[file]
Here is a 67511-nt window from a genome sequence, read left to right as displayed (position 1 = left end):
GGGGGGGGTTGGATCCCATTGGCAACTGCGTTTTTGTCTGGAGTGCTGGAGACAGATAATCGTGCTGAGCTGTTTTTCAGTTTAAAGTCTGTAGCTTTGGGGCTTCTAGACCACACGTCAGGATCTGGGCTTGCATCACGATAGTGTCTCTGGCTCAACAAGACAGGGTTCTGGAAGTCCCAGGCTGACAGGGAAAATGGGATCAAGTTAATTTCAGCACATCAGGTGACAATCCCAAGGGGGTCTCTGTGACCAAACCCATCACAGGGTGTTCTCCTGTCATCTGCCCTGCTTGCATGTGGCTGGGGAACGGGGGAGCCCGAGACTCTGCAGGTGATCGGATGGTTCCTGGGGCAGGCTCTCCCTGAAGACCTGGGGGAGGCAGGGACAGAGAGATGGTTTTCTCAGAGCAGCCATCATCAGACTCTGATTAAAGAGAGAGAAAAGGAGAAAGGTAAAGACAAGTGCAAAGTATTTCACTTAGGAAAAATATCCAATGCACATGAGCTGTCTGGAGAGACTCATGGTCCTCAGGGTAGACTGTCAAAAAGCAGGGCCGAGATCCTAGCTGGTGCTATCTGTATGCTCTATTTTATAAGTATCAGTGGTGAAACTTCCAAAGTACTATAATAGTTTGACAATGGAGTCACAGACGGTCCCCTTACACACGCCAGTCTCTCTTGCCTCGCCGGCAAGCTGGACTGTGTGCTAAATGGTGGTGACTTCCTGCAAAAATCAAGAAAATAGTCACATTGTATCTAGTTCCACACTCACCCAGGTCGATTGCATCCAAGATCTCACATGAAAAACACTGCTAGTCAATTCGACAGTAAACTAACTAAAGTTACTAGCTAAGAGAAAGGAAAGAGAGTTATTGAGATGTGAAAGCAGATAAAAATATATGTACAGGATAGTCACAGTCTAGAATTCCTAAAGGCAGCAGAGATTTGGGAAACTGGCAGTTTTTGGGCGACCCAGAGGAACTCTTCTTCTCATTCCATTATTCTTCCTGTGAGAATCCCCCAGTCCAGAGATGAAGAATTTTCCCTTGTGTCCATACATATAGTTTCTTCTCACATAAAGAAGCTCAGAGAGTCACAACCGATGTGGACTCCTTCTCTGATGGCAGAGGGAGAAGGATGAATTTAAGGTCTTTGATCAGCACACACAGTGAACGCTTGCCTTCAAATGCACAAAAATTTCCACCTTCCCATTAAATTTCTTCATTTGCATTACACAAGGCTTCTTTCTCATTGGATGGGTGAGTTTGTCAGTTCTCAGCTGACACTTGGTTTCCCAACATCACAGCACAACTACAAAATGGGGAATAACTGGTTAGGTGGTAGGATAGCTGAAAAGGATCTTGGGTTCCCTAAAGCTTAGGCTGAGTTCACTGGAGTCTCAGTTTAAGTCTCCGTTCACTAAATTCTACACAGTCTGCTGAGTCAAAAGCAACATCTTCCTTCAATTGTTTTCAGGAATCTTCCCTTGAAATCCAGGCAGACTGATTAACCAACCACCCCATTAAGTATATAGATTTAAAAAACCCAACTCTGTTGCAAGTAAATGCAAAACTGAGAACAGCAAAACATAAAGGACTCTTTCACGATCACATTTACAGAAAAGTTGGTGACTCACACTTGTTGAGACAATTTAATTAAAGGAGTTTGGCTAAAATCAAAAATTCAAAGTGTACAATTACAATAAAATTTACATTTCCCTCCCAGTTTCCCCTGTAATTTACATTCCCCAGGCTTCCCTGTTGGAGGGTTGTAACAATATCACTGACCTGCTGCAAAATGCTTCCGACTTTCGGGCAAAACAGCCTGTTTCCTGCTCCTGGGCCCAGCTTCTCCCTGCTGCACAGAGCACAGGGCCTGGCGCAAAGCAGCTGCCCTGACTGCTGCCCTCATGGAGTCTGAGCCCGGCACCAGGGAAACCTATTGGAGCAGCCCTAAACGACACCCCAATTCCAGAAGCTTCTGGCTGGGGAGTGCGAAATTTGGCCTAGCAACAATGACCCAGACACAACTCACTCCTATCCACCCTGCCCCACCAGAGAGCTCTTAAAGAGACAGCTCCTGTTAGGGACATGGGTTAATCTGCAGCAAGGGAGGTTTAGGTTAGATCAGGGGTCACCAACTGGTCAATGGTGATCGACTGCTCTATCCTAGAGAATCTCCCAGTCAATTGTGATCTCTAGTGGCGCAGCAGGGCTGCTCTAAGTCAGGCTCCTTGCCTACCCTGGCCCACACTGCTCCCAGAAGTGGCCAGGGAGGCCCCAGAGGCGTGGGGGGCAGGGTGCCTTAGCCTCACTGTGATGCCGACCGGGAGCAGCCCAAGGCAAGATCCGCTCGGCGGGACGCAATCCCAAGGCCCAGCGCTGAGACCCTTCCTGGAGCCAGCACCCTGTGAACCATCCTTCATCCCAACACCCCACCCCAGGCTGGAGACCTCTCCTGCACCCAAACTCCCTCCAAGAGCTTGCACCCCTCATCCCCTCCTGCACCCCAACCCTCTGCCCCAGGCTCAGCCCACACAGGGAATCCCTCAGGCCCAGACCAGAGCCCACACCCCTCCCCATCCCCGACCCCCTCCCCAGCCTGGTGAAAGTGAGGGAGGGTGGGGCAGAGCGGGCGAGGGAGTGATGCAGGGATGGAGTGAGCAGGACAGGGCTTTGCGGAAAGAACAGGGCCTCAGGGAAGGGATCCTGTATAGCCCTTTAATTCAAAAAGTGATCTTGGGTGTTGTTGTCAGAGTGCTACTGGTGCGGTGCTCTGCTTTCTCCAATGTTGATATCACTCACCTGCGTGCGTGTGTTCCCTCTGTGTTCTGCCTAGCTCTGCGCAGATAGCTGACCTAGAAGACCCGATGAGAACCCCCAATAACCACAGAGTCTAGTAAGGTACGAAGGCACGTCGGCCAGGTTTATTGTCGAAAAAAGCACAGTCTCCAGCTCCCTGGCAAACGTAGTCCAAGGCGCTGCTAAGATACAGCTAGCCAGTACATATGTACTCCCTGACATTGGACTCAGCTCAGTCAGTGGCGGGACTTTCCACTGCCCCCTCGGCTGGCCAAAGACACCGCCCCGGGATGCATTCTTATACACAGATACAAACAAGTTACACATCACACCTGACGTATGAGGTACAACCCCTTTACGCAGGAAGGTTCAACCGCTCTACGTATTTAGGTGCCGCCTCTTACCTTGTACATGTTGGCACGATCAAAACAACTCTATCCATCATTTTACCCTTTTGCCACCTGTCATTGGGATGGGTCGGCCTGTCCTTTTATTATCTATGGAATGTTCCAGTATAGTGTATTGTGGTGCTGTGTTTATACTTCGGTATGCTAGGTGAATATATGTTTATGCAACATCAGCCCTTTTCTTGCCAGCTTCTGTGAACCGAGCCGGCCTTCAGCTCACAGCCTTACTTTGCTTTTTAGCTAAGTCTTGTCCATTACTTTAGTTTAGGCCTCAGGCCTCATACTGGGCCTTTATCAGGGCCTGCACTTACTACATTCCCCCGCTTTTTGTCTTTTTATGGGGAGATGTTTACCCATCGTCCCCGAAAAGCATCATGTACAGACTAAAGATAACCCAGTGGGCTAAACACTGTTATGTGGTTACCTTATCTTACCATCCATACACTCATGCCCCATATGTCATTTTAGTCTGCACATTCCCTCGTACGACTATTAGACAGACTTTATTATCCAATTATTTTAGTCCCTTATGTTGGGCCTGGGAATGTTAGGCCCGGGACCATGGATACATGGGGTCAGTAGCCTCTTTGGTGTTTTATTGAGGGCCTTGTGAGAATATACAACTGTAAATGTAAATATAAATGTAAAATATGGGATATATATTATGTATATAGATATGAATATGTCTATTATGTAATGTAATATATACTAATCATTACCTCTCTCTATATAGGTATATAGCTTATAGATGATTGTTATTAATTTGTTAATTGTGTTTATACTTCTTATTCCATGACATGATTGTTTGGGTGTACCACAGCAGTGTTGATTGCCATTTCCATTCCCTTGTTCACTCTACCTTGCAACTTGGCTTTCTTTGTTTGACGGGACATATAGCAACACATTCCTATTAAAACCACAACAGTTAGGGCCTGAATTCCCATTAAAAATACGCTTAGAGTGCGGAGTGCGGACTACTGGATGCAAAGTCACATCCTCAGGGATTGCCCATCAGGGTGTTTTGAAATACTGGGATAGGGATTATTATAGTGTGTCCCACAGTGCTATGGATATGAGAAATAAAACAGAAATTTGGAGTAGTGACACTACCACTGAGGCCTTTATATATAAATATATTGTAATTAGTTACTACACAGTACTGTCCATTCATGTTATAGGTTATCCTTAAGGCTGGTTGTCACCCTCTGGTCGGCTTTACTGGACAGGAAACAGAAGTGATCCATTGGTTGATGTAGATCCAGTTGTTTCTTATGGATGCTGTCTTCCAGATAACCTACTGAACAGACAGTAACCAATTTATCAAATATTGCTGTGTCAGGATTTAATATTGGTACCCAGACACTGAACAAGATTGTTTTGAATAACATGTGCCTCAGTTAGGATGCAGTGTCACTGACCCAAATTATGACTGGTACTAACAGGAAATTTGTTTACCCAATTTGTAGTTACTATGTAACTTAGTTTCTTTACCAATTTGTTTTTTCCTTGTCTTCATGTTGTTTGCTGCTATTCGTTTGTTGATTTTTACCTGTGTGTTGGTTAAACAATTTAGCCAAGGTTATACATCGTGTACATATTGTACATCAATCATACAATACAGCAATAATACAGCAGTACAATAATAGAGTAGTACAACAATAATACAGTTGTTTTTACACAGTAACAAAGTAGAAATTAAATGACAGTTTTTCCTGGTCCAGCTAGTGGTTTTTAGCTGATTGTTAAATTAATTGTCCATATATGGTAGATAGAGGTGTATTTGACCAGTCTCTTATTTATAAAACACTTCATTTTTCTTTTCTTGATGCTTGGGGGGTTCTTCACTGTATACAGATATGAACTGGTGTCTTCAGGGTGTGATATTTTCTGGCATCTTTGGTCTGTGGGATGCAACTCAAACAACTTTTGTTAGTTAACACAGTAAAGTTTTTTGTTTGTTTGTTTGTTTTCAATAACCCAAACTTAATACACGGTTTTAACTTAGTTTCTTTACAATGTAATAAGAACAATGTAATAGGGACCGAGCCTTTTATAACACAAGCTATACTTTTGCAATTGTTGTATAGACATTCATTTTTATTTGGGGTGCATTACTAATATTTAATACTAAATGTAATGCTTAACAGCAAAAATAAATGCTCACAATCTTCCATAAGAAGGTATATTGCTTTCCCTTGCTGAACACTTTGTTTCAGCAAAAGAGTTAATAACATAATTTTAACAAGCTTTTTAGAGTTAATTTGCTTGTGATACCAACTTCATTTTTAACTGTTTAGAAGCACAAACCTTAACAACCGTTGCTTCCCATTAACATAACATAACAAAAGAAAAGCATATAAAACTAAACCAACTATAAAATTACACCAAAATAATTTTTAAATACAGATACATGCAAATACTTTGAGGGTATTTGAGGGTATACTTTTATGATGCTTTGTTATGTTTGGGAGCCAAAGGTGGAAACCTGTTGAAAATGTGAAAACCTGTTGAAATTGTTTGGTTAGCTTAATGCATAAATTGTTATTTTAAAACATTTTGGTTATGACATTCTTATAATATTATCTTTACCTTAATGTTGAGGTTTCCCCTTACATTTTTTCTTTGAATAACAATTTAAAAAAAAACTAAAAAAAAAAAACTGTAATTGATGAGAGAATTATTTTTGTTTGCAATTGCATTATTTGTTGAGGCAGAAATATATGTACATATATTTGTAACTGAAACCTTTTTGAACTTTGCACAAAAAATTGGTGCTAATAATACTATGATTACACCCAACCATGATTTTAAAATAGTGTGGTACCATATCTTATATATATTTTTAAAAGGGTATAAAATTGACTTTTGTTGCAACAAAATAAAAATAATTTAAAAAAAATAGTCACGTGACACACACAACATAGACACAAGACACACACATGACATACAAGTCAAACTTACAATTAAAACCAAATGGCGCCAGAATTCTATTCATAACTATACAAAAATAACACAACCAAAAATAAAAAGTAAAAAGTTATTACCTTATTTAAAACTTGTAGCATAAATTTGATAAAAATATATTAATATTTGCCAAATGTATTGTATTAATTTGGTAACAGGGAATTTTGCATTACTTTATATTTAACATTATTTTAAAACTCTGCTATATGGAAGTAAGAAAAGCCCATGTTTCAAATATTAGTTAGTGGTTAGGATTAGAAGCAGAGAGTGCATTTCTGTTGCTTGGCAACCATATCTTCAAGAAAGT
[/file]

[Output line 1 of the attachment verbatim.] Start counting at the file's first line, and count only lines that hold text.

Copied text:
Here is a 67511-nt window from a genome sequence, read left to right as displayed (position 1 = left end):